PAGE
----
The risks factors for sarcoma are not well-understood, and can be divided into environmental exposures, genetic susceptibility, and their interactions [2] . The relatively common Kaposi’s sarcoma has origin from a virus, while the radiation exposure has been strongly associated with sarcoma development. Some secondary sarcomas believed to be caused by radiation therapy (RT). The risk of bone tumor grows in fact by cumulative dose of radiation. Sarcomas represent multiple malignancies rather than a single cancer [3] , having more than 50 distinct histologic subtypes. Many sarcoma subtypes do not depend on age, and do not have any specific location of the body. The multidisciplinary approach to cancer care of sarcomas shows definite benefits in the diagnosis, treatment, and management of patients [4] . One has to avoid applying single technique and automatism in the treatment strategy [5] . Recently immune-therapy is emerging and seems promising [6] . The personalized medicine has to guide the therapy decisions [7] .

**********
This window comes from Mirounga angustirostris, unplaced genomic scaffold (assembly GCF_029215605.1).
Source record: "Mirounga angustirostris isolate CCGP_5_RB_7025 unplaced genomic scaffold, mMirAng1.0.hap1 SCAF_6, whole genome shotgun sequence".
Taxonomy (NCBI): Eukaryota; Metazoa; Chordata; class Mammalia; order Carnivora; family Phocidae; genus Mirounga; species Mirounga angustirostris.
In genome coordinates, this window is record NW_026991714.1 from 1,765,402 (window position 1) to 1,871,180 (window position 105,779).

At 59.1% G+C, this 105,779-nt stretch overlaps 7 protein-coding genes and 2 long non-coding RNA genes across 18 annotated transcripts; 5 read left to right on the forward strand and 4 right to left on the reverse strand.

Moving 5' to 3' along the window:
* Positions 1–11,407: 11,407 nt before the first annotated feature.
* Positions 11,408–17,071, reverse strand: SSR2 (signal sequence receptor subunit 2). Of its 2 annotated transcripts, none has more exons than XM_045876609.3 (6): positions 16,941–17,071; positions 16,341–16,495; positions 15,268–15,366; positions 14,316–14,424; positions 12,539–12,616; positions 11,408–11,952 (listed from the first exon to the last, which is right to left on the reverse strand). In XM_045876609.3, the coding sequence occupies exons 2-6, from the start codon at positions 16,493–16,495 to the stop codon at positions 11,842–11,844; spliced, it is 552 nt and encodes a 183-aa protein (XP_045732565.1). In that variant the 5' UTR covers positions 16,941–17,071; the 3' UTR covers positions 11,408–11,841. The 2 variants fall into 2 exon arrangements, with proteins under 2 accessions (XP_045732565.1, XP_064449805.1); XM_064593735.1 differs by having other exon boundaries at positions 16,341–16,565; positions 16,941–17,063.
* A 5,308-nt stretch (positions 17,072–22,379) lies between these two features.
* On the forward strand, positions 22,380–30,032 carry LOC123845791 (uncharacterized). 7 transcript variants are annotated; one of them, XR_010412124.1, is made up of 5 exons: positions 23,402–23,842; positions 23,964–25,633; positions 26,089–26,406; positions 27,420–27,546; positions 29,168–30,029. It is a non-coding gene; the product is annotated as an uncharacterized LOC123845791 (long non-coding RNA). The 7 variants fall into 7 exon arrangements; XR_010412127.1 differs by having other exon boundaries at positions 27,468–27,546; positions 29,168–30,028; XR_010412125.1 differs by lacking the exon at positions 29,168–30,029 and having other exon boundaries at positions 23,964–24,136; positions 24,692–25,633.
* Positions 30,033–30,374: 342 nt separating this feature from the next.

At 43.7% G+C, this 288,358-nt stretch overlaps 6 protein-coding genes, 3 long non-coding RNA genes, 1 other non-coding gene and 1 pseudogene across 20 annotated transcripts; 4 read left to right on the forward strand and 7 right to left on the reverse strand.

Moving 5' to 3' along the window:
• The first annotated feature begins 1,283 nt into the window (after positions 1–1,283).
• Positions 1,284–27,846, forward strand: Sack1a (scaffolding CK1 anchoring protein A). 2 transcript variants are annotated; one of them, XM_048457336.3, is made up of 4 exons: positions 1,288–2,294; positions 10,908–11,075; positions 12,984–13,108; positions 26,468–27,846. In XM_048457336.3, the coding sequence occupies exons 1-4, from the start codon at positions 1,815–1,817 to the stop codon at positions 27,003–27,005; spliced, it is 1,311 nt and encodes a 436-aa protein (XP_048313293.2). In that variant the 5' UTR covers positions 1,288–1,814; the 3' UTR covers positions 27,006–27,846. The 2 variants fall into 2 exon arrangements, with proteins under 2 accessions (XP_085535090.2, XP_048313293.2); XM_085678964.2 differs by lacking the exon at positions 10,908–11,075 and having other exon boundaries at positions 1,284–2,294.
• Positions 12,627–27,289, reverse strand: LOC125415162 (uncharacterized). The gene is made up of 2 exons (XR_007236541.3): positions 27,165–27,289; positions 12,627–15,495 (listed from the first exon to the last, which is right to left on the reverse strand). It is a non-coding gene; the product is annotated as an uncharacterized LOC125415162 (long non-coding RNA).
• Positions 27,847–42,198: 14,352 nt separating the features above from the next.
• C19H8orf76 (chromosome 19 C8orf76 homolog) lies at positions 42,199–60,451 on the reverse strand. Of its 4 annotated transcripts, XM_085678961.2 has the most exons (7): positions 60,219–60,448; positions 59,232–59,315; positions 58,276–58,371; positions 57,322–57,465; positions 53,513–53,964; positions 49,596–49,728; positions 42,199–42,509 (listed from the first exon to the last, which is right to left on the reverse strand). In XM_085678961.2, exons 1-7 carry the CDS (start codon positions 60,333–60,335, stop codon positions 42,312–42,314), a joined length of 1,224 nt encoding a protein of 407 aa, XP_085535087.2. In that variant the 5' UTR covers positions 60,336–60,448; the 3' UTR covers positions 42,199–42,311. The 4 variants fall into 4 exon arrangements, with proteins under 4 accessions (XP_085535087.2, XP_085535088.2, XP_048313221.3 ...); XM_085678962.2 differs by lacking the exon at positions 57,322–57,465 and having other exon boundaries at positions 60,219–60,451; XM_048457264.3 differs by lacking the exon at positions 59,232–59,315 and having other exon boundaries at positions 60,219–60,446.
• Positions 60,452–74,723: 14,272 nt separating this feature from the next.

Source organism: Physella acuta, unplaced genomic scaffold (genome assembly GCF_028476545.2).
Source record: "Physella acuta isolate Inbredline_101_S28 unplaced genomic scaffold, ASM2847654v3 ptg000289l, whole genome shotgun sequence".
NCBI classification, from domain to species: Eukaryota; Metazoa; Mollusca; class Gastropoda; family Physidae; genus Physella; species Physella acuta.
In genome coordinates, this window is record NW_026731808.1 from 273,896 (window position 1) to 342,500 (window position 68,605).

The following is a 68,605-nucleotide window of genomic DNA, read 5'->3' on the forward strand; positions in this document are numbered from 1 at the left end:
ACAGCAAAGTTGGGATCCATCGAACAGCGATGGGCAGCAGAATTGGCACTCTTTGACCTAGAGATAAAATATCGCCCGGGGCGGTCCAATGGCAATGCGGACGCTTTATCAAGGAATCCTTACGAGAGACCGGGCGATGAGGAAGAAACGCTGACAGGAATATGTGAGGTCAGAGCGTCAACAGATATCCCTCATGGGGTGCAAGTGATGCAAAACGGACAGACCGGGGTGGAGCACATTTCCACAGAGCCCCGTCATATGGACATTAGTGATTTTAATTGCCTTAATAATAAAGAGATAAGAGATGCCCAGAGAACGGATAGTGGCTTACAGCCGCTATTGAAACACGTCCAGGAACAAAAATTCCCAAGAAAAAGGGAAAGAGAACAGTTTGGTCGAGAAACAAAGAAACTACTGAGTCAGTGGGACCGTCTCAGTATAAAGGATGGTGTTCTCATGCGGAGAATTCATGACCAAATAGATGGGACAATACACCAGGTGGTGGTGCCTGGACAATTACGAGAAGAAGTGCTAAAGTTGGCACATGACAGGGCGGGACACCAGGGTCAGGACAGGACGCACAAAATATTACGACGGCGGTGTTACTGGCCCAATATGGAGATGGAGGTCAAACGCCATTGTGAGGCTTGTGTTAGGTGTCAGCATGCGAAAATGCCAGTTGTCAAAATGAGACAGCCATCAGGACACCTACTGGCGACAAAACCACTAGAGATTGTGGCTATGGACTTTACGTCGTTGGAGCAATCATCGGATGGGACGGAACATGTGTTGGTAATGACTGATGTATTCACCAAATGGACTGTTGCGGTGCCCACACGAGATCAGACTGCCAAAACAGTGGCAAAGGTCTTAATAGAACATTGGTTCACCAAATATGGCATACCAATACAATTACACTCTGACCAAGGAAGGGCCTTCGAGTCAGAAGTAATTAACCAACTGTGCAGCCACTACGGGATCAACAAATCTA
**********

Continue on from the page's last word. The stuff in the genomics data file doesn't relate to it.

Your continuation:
The overall sarcoma incidence rates have increased slightly in the past 35 years. The 5-year relative survival rate for bone and soft tissue sarcoma is approximately 66% [8] .

It seems that the primary reason for lethal danger of sarcomas is its difficult discovery, delayed diagnosis and advanced, mostly metastasis disease at presentation [8] . The pathophysiology, current and emerging therapies, and outcome for pediatric and young adult patients show a considerable diversity in cases of metastatic sarcoma [9] . There is no definitive chemotherapy regimen up to now to control effectively the sarcoma lesions. It is mostly resistant to radiotherapy too, because it has large portion of hypoxic cells. Mostly only surgery is the treatment possibility that shows definite response. However, the surgical solution also has complications due to a considerable proportion of patients with locally advanced tumors that cannot be resected with adequate clearance margins. Consequently, high incidence of local recurrence and distant metastases frequently occur after surgery. It is really not easy to decide which treatments are optimal for the actual cases [10] -[12] . The challenges are present in surgery [13] , in chemotherapy [14] , and in radiotherapy [15] . The immunotherapy promises some kind of solutions [6] .